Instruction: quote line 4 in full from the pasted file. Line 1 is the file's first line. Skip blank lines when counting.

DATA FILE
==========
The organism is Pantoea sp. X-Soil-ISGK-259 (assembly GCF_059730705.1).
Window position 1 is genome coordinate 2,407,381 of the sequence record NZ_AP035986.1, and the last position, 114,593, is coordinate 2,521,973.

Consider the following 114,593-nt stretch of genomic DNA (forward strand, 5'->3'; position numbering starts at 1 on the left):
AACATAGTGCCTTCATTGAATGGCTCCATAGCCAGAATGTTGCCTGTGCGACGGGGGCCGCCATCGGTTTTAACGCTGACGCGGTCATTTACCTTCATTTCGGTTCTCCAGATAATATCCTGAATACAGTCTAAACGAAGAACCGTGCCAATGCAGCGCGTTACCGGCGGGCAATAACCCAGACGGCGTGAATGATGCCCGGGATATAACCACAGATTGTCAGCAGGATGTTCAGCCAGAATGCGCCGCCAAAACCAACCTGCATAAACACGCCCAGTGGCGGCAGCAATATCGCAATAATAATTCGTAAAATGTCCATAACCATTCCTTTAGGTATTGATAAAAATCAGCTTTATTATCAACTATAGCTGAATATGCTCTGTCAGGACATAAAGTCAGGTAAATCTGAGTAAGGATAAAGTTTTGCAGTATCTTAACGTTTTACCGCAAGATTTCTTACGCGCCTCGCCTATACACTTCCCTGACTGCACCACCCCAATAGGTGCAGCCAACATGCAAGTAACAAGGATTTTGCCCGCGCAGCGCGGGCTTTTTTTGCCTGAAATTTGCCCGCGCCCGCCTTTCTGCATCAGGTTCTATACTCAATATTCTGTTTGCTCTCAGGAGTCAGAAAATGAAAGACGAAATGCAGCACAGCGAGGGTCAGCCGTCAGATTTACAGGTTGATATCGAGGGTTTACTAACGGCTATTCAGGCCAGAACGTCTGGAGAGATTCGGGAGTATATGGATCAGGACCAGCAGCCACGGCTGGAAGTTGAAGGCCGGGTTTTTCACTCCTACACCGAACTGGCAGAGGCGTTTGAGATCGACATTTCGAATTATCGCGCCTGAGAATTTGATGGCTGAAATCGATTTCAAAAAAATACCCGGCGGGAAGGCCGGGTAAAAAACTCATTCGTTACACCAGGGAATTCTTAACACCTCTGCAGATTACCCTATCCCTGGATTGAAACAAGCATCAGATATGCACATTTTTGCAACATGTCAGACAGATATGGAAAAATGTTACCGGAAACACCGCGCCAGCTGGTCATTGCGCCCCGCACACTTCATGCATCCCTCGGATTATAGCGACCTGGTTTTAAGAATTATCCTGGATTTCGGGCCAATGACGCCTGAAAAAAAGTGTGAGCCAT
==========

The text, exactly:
AACATAGTGCCTTCATTGAATGGCTCCATAGCCAGAATGTTGCCTGTGCGACGGGGGCCGCCATCGGTTTTAACGCTGACGCGGTCATTTACCTTCATTTCGGTTCTCCAGATAATATCCTGAATACAGTCTAAACGAAGAACCGTGCCAATGCAGCGCGTTACCGGCGGGCAATAACCCAGACGGCGTGAATGATGCCCGGGATATAACCACAGATTGTCAGCAGGATGTTCAGCCAGAATGCGCCGCCAAAACCAACCTGCATAAACACGCCCAGTGGCGGCAGCAATATCGCAATAATAATTCGTAAAATGTCCATAACCATTCCTTTAGGTATTGATAAAAATCAGCTTTATTATCAACTATAGCTGAATATGCTCTGTCAGGACATAAAGTCAGGTAAATCTGAGTAAGGATAAAGTTTTGCAGTATCTTAACGTTTTACCGCAAGATTTCTTACGCGCCTCGCCTATACACTTCCCTGACTGCACCACCCCAATAGGTGCAGCCAACATGCAAGTAACAAGGATTTTGCCCGCGCAGCGCGGGCTTTTTTTGCCTGAAATTTGCCCGCGCCCGCCTTTCTGCATCAGGTTCTATACTCAATATTCTGTTTGCTCTCAGGAGTCAGAAAATGAAAGACGAAATGCAGCACAGCGAGGGTCAGCCGTCAGATTTACAGGTTGATATCGAGGGTTTACTAACGGCTATTCAGGCCAGAACGTCTGGAGAGATTCGGGAGTATATGGATCAGGACCAGCAGCCACGGCTGGAAGTTGAAGGCCGGGTTTTTCACTCCTACACCGAACTGGCAGAGGCGTTTGAGATCGACATTTCGAATTATCGCGCCTGAGAATTTGATGGCTGAAATCGATTTCAAAAAAATACCCGGCGGGAAGGCCGGGTAAAAAACTCATTCGTTACACCAGGGAATTCTTAACACCTCTGCAGATTACCCTATCCCTGGATTGAAACAAGCATCAGATATGCACATTTTTGCAACATGTCAGACAGATATGGAAAAATGTTACCGGAAACACCGCGCCAGCTGGTCATTGCGCCCCGCACACTTCATGCATCCCTCGGATTATAGCGACCTGGTTTTAAGAATTATCCTGGATTTCGGGCCAATGACGCCTGAAAAAAAGTGTGAGCCAT